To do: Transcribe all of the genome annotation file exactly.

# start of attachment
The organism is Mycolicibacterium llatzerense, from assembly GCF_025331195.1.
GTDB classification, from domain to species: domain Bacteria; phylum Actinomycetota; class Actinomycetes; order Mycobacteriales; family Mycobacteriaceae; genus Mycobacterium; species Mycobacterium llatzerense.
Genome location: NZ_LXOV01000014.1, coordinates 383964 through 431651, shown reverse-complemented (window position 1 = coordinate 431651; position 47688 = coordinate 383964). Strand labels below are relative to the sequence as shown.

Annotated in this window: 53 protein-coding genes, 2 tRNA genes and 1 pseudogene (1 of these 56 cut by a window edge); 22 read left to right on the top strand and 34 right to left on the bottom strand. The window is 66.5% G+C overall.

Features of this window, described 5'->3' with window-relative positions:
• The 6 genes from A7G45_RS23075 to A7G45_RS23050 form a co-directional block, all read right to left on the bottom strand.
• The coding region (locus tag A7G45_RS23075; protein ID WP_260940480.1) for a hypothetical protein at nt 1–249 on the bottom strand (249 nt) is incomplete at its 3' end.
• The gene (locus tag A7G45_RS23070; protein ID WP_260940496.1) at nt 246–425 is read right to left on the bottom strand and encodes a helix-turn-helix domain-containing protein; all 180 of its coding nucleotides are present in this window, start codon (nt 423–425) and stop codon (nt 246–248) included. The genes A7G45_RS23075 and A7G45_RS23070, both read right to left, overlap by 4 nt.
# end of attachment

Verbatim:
The organism is Mycolicibacterium llatzerense, from assembly GCF_025331195.1.
GTDB classification, from domain to species: domain Bacteria; phylum Actinomycetota; class Actinomycetes; order Mycobacteriales; family Mycobacteriaceae; genus Mycobacterium; species Mycobacterium llatzerense.
Genome location: NZ_LXOV01000014.1, coordinates 383964 through 431651, shown reverse-complemented (window position 1 = coordinate 431651; position 47688 = coordinate 383964). Strand labels below are relative to the sequence as shown.

Annotated in this window: 53 protein-coding genes, 2 tRNA genes and 1 pseudogene (1 of these 56 cut by a window edge); 22 read left to right on the top strand and 34 right to left on the bottom strand. The window is 66.5% G+C overall.

Features of this window, described 5'->3' with window-relative positions:
• The 6 genes from A7G45_RS23075 to A7G45_RS23050 form a co-directional block, all read right to left on the bottom strand.
• The coding region (locus tag A7G45_RS23075; protein ID WP_260940480.1) for a hypothetical protein at nt 1–249 on the bottom strand (249 nt) is incomplete at its 3' end.
• The gene (locus tag A7G45_RS23070; protein ID WP_260940496.1) at nt 246–425 is read right to left on the bottom strand and encodes a helix-turn-helix domain-containing protein; all 180 of its coding nucleotides are present in this window, start codon (nt 423–425) and stop codon (nt 246–248) included. The genes A7G45_RS23075 and A7G45_RS23070, both read right to left, overlap by 4 nt.